Go Big, Get it Right: Three Strategies to Scale Your Digital Experiences

Stuart Gottesman Reading estimate: 4 minutes

How to stop settling and start delivering impact on your website.

Many organizations settle for far less than they could achieve with their website. Despite all the innovations in Martech over the past decade, few have moved beyond updating content to maximizing their site for achieving real business results. Your digital presence is your most powerful asset, and to make the next big leap in business results, you need the right strategy, the right platform and the right people and processes working together. 

Sounds daunting? It's easier than you might think, especially when you break it down into iterative sprint-like steps. In a recent webinar, Pantheon Co-Founder and Chief Strategy Officer Josh Koenig and FFW VP of Strategy, Andrew Willden shared their top three strategies for creating scalable digital experiences that drive impact. Read on for a summary or watch the full webinar.


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Strategy 1: Tech is Not the (Whole) Answer: People, Platform and Processes

Too often, organizations get stuck looking for a silver bullet tech solution that will transform their digital experience. And while the right technology for hosting, automating and managing the web experience is an absolute prerequisite, it's not the whole solution. Top performing organizations maximize the value of their technology, people and processes to:

  • Run omnichannel digital experiences as a finely tuned lead and revenue generation machine

  • Make changes to the front-end experience, look and feel without using development resources

  • Easily conduct A/B testing with personalization options and integrated business intelligence

  • Understand what visitors want and deliver personalized, impactful experiences

When there is a breakdown, often it's not so much an individual component that isn’t functioning but a lack of alignment between teams and processes. 

When in doubt, go back and ask the question: what are we trying to achieve and why. If you can get everyone aligned on ‘the why’, then you can more easily overcome roadblocks such as a lack of budget, lack of political capital or lack of internal resources.

- Josh Koenig 

Strategy 2: Build Confidence in a Practice

Creating a practice around your digital strategy means that you manage your website with the same focus and rigor that you apply to your other products and services. For example, do you have a product roadmap for your website? Is there enough focus to set a goal with digital and achieve it? Can your team work together to answer the simple question: what's the most efficient, effective and delightful way to get your users where they need to go? 

A well-managed WebOps practice can help you answer these questions and make it easier to set short-term, realistic goals that allow you to drive results within a few months vs. a few years. This is really about up-leveling the way people collaborate and eliminating silos between IT and marketing.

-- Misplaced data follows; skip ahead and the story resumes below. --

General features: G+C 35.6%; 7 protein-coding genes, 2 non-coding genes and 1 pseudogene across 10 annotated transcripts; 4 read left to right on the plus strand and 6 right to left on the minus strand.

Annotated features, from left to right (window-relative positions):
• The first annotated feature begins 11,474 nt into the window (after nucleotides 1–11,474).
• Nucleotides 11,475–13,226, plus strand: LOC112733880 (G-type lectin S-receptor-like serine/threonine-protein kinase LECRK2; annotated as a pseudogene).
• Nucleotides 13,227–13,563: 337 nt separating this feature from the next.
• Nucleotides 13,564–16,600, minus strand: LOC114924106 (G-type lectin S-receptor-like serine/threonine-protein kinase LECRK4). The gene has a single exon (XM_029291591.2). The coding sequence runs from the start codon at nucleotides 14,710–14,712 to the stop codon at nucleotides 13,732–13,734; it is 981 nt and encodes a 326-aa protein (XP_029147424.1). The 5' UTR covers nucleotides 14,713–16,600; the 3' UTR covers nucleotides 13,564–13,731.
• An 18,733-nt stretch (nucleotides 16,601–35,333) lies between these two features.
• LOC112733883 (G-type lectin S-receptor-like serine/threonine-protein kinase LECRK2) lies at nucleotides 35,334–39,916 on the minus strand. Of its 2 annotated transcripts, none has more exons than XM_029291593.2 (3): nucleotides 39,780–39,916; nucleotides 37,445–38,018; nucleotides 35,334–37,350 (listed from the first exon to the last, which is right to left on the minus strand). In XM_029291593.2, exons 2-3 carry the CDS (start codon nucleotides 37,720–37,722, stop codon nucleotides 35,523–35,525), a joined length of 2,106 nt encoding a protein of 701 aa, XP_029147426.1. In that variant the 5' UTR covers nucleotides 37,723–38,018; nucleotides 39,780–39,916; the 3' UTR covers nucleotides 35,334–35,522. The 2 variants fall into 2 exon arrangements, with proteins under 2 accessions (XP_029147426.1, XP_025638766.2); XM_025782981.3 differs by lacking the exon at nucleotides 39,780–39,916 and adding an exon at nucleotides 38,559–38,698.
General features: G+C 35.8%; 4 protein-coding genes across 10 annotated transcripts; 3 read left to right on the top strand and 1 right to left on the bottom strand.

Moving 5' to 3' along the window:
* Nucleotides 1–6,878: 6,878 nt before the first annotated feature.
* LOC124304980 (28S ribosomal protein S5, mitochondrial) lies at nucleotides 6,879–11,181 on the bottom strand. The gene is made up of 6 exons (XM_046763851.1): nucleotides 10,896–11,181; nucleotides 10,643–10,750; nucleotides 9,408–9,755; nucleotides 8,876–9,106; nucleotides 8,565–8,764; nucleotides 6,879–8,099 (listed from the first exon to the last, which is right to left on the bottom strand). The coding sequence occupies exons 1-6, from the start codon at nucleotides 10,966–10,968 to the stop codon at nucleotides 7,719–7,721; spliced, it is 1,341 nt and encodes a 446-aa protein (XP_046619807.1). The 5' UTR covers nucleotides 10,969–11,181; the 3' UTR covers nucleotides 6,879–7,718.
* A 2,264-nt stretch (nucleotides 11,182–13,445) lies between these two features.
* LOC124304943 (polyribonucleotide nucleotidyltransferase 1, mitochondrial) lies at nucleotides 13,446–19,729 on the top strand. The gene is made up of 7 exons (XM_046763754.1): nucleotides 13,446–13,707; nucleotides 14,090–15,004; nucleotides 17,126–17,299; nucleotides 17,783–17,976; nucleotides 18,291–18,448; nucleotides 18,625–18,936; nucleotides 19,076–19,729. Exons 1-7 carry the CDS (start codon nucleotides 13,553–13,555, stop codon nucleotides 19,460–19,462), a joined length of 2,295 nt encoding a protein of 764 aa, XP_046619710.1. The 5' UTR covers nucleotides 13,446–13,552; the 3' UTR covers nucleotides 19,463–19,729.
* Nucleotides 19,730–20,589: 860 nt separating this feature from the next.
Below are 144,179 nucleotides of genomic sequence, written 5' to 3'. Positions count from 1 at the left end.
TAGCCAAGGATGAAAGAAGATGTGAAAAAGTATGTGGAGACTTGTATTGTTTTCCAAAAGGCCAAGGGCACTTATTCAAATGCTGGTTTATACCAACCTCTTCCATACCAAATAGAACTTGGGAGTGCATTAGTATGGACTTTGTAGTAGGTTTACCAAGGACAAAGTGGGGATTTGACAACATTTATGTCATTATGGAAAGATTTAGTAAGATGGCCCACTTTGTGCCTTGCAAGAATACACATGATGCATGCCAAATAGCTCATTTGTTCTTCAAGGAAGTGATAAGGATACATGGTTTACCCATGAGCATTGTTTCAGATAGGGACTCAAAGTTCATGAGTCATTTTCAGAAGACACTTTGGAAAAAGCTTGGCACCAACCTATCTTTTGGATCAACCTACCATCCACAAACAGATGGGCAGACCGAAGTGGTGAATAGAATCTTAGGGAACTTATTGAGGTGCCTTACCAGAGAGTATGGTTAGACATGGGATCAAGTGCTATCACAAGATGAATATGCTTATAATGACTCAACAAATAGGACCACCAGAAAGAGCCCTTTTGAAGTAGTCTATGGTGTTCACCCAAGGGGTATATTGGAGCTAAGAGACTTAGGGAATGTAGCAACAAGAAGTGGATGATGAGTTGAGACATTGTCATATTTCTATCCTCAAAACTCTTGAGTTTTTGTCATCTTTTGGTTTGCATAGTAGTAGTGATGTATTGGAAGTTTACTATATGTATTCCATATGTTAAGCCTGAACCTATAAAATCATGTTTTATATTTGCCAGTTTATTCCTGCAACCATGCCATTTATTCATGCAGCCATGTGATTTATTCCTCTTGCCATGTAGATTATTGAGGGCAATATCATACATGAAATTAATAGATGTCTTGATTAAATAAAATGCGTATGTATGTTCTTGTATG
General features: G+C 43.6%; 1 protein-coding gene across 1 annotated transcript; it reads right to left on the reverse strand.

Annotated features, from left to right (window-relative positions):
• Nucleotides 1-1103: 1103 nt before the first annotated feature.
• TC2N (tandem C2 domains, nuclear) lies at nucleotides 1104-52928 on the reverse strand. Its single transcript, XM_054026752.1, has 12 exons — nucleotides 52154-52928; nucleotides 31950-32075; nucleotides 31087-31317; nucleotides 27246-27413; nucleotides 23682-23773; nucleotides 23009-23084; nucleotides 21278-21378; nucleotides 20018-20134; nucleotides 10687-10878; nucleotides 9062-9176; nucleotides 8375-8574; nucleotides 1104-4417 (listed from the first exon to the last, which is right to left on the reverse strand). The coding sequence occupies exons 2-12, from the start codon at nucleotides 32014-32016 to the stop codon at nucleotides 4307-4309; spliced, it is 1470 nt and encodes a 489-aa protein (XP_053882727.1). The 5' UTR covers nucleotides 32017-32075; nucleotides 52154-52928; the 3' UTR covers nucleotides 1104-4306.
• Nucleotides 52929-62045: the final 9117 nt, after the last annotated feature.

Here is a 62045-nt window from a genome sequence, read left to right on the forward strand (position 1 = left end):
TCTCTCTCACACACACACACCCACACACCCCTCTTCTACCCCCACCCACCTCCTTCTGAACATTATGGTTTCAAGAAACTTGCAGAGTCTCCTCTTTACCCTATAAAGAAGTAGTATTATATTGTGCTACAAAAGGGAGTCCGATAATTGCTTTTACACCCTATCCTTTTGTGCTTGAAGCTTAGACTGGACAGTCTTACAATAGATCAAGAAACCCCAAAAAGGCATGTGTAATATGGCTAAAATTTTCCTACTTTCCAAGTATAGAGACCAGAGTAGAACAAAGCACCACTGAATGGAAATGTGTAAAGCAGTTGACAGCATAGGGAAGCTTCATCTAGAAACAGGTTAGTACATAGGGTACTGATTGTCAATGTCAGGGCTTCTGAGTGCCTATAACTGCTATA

“WebOps comes down to something transformative and simple: how can you focus on doing something you couldn’t do before?” said Willden. “It's not just about the technology choice, it's about rethinking how everyone uses technology to achieve what they need to do and building a practice that can scale over time.”

Your practice doesn’t have to be all in-house. Your vendors and agencies should be fully integrated into the process, with the whole team aligned around the same goals and metrics.

Strategy 3: Look to Composable Stacks to Scale Impact

Sometimes one group within an organization will create a successful digital program but can’t scale it out to other groups. This often happens because they are trying to unify everyone into one solution. While there’s an obvious appeal to having a “miracle suite,” these suites are often made up of individual solutions that don’t always have the most robust functionality and often aren’t really integrated. Trying to force everyone into a one-size-fits-all solution ends up not offering enough flexibility to solve the needs of any group.

A stack-oriented or composable approach is inherently more flexible. It lets you treat your website like a digital product vs. a static asset so you can add capabilities when it makes sense to do so, and in a way that is faster and more scalable. That way when you get a new CMO, experience a merger or a pivot, or have a major decision change, you can react quickly instead of spinning up a one to two-year project that won’t see results before the direction changes again. 

With a stack-based approach, you can develop a hypothesis and move on it quickly instead of having to be 100% certain. For example, rather than taking on a project to redesign the site architecture for a brand with several sub-sites, you can make changes to just one subsite, measure the results, develop a practice around that change and then scale it out to the rest of the organization. You’ll achieve results faster while also sharpening your practice and be able to leapfrog your goals.

Creating a top-performing digital experience is not a one-and-done approach. As business evolves, you’ll need a strategy to evolve with it. By creating a solid WebOps practice, gaining clear alignment around your initiatives and working with technology that supports an iterative approach, you’ll be able to make small improvements daily that add up to big results over time.

For more great tips, watch the full webinar here.


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